Um, to the pandemic into this to this time that we find ourselves in? I think possibly. And I think one reason is that we don't have bottlenecks in the supply chain. One thing that I really feel about small scale farmers does their nimble. They adapt quickly, and one of the main things is that small scale farmers have built relationships with their customers over time. I mean, an example is when I go to the local Kroger, I don't necessarily know by name the people that are working in the produce department, but when I go to my weekly, you know, the farmers market, which I do frequent every Saturday morning, my family, we go to the farmer's market. We have a group of about six farmers that we buy from every week, and that's where we get most of our groceries. I know those farmers by name. I know their families. I know what they're going through. So it's a relationship. And I believe that that relationship building between smallholder farmers and their consumers enables them to react to the consumers needs and help meet their needs in terms of their food supply.
So do you, as you describe your Saturday farmers market outing and connecting with these, you know, six people that you're buying all the time from, and the connection that small scale farmers have by selling direct with consumers. Do you think that this is the impetus they can really get the average American consumer to understand where their food is coming from? More about farming, more about ranching Just basically having a closer connection to food.
Yes, I do. And I think it's on a couple of levels. First of all, it seems like the smallholder farmer is the one that's able to connect communities right now with the bottleneck. As I mentioned before in supply chains, it's been an issue for some restaurants to stay open because of supply. We've seen empty grocery store shelves based on that limited supply as well as you know, scarcity, buying the feeling that oh, we're not gonna have it. So let's by all of the toilet paper or all of the milk. So it made people think about where they're getting their product and who has the product. I also feel like with this p endemic, many people are thinking about their help. What can we do as consumers to become more healthy, to become more resilient in the face of health? Crisis is such as this, and I think that in itself is causing people to re evaluate the type of food that they're buying and the source of it.
So when we talk about health, and I think that's a very interesting observation and I agree with it that what I'm here from a lot of people is I need to build up my immunity. So in the future I am less likely to get a flu or a virus and so on. And a lot of that has to do with produce Citrus, for example, dark, leafy greens and so on. So I I would agree with you that I think that one of the outcomes is gonna be that people have, you know, a better understanding of what they need for their for their own health. You know, tell me a little bit about the savory institute hub. I know you're a candidate that you're currently working towards becoming an accredited professional. What about these designations are important for you personally and for Heifer.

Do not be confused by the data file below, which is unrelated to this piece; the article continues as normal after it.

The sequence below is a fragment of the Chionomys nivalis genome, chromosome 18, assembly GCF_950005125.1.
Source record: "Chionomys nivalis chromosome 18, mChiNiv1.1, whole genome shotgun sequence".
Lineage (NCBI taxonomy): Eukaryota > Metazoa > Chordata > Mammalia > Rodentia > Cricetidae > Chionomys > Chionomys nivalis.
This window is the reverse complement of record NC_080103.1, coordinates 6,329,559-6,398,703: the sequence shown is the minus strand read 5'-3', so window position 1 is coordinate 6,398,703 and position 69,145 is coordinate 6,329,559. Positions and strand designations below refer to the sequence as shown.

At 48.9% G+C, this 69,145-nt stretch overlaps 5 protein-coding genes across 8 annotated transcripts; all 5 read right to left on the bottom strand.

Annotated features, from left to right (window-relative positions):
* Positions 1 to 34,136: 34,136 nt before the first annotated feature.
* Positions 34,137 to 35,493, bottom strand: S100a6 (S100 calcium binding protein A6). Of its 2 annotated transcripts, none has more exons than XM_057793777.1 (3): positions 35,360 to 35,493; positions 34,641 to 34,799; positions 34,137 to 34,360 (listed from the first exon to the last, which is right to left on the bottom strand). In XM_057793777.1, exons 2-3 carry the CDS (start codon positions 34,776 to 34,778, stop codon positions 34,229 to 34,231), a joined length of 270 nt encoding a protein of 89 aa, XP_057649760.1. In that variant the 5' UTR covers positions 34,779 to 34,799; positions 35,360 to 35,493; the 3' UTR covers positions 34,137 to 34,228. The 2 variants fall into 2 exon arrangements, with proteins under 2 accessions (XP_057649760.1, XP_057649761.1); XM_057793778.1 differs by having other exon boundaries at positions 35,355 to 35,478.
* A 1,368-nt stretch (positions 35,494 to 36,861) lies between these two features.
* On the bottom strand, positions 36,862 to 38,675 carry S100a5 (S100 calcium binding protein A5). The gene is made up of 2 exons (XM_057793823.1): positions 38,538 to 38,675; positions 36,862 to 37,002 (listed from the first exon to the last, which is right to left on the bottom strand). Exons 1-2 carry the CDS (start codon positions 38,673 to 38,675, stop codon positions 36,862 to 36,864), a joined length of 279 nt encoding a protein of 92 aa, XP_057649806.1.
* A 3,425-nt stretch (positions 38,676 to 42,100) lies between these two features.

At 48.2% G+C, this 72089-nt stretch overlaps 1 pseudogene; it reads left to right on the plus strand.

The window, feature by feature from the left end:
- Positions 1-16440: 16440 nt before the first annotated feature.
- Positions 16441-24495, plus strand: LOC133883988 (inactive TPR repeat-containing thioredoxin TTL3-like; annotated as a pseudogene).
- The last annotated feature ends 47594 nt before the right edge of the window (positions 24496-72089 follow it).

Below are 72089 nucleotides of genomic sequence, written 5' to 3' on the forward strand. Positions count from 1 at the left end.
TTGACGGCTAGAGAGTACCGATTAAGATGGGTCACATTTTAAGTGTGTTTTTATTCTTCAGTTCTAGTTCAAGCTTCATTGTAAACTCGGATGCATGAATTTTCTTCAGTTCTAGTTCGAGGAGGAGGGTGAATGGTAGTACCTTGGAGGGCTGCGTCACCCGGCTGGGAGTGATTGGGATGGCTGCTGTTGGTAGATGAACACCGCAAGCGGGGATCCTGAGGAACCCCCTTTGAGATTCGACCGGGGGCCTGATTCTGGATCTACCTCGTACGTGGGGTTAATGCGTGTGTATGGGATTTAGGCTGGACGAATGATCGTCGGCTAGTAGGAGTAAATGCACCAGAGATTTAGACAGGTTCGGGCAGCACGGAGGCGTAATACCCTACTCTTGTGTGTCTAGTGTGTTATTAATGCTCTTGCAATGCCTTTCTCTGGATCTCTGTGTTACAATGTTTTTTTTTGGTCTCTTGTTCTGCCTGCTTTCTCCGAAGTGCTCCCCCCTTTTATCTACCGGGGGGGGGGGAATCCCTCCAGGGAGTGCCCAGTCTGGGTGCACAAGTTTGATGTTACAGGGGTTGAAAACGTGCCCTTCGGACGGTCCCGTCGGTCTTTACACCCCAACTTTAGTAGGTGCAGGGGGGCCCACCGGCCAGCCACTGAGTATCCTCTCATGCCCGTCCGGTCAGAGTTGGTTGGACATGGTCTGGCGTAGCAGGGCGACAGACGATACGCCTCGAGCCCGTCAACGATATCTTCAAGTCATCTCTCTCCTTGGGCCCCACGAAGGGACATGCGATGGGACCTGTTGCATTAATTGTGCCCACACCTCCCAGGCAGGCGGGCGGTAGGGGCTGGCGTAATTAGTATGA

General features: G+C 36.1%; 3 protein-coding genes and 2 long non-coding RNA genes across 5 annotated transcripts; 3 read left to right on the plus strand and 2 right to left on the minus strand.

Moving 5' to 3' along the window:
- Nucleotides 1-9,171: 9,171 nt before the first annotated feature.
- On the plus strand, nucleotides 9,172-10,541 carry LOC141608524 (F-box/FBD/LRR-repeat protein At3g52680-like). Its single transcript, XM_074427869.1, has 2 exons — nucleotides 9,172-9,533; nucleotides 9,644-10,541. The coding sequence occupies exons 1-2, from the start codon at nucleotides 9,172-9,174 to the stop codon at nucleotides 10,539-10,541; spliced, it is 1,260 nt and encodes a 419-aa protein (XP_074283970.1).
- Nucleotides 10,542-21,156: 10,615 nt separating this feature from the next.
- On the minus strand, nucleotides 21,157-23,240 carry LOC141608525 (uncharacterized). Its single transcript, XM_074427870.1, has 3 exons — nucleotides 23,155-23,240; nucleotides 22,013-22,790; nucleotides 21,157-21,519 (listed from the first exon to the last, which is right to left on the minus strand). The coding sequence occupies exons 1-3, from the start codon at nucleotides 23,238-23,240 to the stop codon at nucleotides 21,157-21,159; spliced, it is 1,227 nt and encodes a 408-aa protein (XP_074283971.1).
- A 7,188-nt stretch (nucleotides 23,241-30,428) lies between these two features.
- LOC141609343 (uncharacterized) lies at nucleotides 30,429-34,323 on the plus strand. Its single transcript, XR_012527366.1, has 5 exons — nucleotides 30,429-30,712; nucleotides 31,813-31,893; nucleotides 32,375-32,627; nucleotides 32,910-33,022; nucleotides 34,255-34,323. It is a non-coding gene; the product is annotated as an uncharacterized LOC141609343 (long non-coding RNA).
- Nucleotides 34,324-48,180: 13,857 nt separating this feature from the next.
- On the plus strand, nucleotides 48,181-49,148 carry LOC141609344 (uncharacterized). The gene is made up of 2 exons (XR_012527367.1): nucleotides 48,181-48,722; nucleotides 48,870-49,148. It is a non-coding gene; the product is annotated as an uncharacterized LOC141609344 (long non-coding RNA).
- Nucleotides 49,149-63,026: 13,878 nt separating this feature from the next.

Well, I've long been a fan of the work that hell unsavory has done in terms of regeneration of the world's grasslands. And his teachings are through and holistic approach a holistic management to address the global issues of desertification, climate change and food and water and security that really ties in with what we're doing a heffer ranch and evaluating the 1200 acres we have here and making sure that we're being the best stewards of this ecosystem that we can while increasing our productivity. So in the last couple of years, we have really increased based on our relationship of grassroots farmer's cooperative and the market that we have there to sell protein. We have really scaled up our pastured poultry. Our beef production are wood lots, mind production, turkey production and land production. So all of those those enterprises go towards grassroots farmer's cooperative. But at the base of that is there so little health and none of those enterprises. You're gonna work unless we have an incredibly healthy ecosystem which begins with the soil. I think Charles Kellogg said that basically, all life depends on the soul. There could be no life without soul and no soil without life, which I think is absolutely true. So based on that and our and our focus on regenerative agriculture here, it just made sense. And because Heffer International is a global organization, it just made sense to align forces with the savory Institute. So about a year ago, I went through the application process and submitted an application for half a ranch to become a hub. We were one of four farms chosen at that time to become a hub, and we're in the process of I'm taking classes with Savory Institute and we're in the process of becoming a hub. What does that mean for Heffer Ranch? It means that we'll become will continue doing exactly what we're doing. Our ranching, regenerative Lee, but that we've become a center and a training center for other people who are interested in learning about savories working about regenerative agriculture.